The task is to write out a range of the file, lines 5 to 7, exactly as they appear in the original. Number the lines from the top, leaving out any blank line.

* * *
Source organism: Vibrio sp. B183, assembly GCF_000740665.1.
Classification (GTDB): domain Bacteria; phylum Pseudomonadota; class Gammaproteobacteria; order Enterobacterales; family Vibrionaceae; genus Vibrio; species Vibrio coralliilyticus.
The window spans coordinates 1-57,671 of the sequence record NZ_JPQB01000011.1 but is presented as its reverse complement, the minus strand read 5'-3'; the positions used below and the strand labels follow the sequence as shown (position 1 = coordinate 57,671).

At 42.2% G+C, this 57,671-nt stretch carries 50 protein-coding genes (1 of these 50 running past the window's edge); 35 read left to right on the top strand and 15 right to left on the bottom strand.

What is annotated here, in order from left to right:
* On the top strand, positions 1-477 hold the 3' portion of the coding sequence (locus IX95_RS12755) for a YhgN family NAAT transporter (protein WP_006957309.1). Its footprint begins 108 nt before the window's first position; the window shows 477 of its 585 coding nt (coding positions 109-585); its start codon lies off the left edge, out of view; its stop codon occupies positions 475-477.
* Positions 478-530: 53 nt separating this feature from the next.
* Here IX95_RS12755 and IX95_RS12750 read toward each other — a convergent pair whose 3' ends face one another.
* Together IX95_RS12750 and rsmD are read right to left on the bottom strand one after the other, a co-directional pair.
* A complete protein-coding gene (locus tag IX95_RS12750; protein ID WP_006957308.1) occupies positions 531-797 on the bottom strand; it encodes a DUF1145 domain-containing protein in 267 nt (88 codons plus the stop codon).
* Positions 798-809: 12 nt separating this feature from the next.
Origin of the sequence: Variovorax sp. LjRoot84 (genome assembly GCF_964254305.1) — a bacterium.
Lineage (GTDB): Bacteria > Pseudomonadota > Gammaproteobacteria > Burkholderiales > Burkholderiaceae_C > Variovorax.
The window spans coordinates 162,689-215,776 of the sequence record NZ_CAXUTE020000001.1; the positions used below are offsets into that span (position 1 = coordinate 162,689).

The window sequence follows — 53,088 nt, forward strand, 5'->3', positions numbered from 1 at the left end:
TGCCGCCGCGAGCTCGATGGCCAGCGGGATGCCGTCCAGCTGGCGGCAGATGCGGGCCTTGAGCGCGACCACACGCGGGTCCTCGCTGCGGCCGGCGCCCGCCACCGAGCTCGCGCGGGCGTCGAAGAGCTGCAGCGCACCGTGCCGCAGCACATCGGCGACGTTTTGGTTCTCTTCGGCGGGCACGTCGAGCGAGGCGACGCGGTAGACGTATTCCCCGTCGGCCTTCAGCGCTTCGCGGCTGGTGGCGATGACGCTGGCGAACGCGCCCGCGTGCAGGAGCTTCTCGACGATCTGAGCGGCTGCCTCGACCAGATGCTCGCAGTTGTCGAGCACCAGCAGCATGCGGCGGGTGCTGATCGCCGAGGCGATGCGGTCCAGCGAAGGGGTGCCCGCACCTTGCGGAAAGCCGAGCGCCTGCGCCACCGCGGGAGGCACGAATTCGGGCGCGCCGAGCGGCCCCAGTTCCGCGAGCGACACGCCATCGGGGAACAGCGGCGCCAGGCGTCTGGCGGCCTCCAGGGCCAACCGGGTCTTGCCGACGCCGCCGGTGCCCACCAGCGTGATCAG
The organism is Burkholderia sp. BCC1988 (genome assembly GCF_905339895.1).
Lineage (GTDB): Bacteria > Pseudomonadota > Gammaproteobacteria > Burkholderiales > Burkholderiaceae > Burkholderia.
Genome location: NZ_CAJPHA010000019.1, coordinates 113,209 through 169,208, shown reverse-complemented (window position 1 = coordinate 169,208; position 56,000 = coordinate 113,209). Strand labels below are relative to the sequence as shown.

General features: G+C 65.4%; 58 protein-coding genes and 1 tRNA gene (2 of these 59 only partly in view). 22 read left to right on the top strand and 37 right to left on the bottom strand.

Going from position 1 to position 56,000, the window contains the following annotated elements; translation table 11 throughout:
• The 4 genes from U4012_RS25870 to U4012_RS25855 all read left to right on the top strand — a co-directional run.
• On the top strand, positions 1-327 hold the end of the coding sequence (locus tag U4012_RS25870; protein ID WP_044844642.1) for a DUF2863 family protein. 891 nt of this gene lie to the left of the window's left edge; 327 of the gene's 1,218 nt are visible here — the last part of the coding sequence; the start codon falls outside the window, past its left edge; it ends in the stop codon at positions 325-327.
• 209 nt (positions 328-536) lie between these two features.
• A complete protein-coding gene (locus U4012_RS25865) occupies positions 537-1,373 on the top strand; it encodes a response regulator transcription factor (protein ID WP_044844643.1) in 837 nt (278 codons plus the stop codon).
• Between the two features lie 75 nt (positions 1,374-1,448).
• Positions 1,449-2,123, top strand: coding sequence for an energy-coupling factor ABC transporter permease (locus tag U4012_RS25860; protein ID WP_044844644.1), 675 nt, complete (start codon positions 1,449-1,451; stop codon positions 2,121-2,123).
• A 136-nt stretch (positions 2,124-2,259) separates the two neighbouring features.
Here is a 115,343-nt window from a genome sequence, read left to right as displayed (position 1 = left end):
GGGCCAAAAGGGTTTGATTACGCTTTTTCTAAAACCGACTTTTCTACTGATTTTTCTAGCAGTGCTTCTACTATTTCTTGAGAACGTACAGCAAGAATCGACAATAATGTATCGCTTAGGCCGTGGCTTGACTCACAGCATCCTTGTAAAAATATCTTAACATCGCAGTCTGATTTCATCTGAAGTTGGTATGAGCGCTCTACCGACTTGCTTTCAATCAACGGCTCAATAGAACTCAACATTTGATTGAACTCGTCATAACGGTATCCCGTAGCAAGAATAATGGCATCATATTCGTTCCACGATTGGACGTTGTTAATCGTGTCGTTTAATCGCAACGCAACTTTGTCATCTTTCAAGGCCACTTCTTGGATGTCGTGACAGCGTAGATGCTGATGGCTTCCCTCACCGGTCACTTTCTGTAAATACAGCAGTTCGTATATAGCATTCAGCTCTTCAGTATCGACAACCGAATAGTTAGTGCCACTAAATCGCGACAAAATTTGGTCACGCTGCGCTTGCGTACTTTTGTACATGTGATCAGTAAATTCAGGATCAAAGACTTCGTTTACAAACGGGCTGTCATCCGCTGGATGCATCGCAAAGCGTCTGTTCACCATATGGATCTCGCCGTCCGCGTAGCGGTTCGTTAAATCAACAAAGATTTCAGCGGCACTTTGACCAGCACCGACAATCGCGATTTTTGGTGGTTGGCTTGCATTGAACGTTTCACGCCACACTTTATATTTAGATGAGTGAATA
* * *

What is annotated here, in order from left to right:
* On the top strand, positions 1-477 hold the 3' portion of the coding sequence (locus IX95_RS12755) for a YhgN family NAAT transporter (protein WP_006957309.1). Its footprint begins 108 nt before the window's first position; the window shows 477 of its 585 coding nt (coding positions 109-585); its start codon lies off the left edge, out of view; its stop codon occupies positions 475-477.
* Positions 478-530: 53 nt separating this feature from the next.